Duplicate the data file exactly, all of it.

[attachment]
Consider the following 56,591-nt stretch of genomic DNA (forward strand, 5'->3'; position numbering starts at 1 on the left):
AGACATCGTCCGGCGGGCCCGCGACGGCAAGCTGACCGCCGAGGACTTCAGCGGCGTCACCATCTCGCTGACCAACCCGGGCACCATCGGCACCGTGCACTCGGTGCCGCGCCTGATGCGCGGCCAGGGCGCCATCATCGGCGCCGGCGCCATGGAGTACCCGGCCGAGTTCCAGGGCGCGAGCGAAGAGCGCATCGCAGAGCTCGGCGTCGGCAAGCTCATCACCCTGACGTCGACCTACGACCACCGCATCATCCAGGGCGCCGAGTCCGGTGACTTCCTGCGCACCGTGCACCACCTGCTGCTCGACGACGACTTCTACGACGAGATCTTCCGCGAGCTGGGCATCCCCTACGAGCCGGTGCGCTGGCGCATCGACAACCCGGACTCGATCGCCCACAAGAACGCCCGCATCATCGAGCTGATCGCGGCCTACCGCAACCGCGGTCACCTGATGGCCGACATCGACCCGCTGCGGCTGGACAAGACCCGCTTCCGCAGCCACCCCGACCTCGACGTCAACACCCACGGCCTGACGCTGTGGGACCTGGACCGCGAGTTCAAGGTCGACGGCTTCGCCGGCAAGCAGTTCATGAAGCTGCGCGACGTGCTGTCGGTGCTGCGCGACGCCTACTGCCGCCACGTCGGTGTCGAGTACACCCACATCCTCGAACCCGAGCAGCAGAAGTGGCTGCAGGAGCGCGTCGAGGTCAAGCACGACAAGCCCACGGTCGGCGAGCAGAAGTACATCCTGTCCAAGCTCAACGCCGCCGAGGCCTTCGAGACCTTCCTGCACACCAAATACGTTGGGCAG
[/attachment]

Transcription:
Consider the following 56,591-nt stretch of genomic DNA (forward strand, 5'->3'; position numbering starts at 1 on the left):
AGACATCGTCCGGCGGGCCCGCGACGGCAAGCTGACCGCCGAGGACTTCAGCGGCGTCACCATCTCGCTGACCAACCCGGGCACCATCGGCACCGTGCACTCGGTGCCGCGCCTGATGCGCGGCCAGGGCGCCATCATCGGCGCCGGCGCCATGGAGTACCCGGCCGAGTTCCAGGGCGCGAGCGAAGAGCGCATCGCAGAGCTCGGCGTCGGCAAGCTCATCACCCTGACGTCGACCTACGACCACCGCATCATCCAGGGCGCCGAGTCCGGTGACTTCCTGCGCACCGTGCACCACCTGCTGCTCGACGACGACTTCTACGACGAGATCTTCCGCGAGCTGGGCATCCCCTACGAGCCGGTGCGCTGGCGCATCGACAACCCGGACTCGATCGCCCACAAGAACGCCCGCATCATCGAGCTGATCGCGGCCTACCGCAACCGCGGTCACCTGATGGCCGACATCGACCCGCTGCGGCTGGACAAGACCCGCTTCCGCAGCCACCCCGACCTCGACGTCAACACCCACGGCCTGACGCTGTGGGACCTGGACCGCGAGTTCAAGGTCGACGGCTTCGCCGGCAAGCAGTTCATGAAGCTGCGCGACGTGCTGTCGGTGCTGCGCGACGCCTACTGCCGCCACGTCGGTGTCGAGTACACCCACATCCTCGAACCCGAGCAGCAGAAGTGGCTGCAGGAGCGCGTCGAGGTCAAGCACGACAAGCCCACGGTCGGCGAGCAGAAGTACATCCTGTCCAAGCTCAACGCCGCCGAGGCCTTCGAGACCTTCCTGCACACCAAATACGTTGGGCAG